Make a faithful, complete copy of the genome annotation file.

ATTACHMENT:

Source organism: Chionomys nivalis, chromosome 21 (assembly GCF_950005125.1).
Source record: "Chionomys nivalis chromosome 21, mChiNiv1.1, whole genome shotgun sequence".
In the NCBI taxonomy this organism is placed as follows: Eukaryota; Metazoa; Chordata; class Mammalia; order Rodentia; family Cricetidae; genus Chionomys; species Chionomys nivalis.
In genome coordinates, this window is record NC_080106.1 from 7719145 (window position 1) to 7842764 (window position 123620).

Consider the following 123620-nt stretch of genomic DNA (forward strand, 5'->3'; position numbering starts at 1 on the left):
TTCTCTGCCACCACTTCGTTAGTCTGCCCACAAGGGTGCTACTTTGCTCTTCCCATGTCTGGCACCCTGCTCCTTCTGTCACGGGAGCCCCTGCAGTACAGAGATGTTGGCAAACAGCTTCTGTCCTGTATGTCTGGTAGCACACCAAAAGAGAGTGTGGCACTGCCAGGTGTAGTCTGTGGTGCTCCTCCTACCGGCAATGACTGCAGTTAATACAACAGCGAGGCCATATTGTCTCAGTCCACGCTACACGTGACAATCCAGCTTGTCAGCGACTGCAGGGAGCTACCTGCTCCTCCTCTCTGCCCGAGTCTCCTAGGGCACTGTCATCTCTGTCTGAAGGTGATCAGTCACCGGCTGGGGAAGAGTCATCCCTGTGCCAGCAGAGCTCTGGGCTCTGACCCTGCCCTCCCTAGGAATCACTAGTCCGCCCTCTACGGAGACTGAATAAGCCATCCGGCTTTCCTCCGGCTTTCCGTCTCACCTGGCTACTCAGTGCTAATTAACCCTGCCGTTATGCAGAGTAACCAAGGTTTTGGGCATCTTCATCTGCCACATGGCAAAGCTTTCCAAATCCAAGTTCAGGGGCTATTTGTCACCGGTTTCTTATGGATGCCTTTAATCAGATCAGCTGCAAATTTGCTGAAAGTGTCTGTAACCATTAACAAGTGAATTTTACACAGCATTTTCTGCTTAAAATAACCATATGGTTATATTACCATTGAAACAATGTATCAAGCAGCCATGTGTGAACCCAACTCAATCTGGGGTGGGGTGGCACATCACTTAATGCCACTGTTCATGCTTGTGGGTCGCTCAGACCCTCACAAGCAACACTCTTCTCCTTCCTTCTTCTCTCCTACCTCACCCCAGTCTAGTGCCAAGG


Source organism: Chionomys nivalis, chromosome 21 (assembly GCF_950005125.1).
Source record: "Chionomys nivalis chromosome 21, mChiNiv1.1, whole genome shotgun sequence".
In the NCBI taxonomy this organism is placed as follows: Eukaryota; Metazoa; Chordata; class Mammalia; order Rodentia; family Cricetidae; genus Chionomys; species Chionomys nivalis.
In genome coordinates, this window is record NC_080106.1 from 7719145 (window position 1) to 7842764 (window position 123620).

Consider the following 123620-nt stretch of genomic DNA (forward strand, 5'->3'; position numbering starts at 1 on the left):
TTCTCTGCCACCACTTCGTTAGTCTGCCCACAAGGGTGCTACTTTGCTCTTCCCATGTCTGGCACCCTGCTCCTTCTGTCACGGGAGCCCCTGCAGTACAGAGATGTTGGCAAACAGCTTCTGTCCTGTATGTCTGGTAGCACACCAAAAGAGAGTGTGGCACTGCCAGGTGTAGTCTGTGGTGCTCCTCCTACCGGCAATGACTGCAGTTAATACAACAGCGAGGCCATATTGTCTCAGTCCACGCTACACGTGACAATCCAGCTTGTCAGCGACTGCAGGGAGCTACCTGCTCCTCCTCTCTGCCCGAGTCTCCTAGGGCACTGTCATCTCTGTCTGAAGGTGATCAGTCACCGGCTGGGGAAGAGTCATCCCTGTGCCAGCAGAGCTCTGGGCTCTGACCCTGCCCTCCCTAGGAATCACTAGTCCGCCCTCTACGGAGACTGAATAAGCCATCCGGCTTTCCTCCGGCTTTCCGTCTCACCTGGCTACTCAGTGCTAATTAACCCTGCCGTTATGCAGAGTAACCAAGGTTTTGGGCATCTTCATCTGCCACATGGCAAAGCTTTCCAAATCCAAGTTCAGGGGCTATTTGTCACCGGTTTCTTATGGATGCCTTTAATCAGATCAGCTGCAAATTTGCTGAAAGTGTCTGTAACCATTAACAAGTGAATTTTACACAGCATTTTCTGCTTAAAATAACCATATGGTTATATTACCATTGAAACAATGTATCAAGCAGCCATGTGTGAACCCAACTCAATCTGGGGTGGGGTGGCACATCACTTAATGCCACTGTTCATGCTTGTGGGTCGCTCAGACCCTCACAAGCAACACTCTTCTCCTTCCTTCTTCTCTCCTACCTCACCCCAGTCTAGTGCCAAGG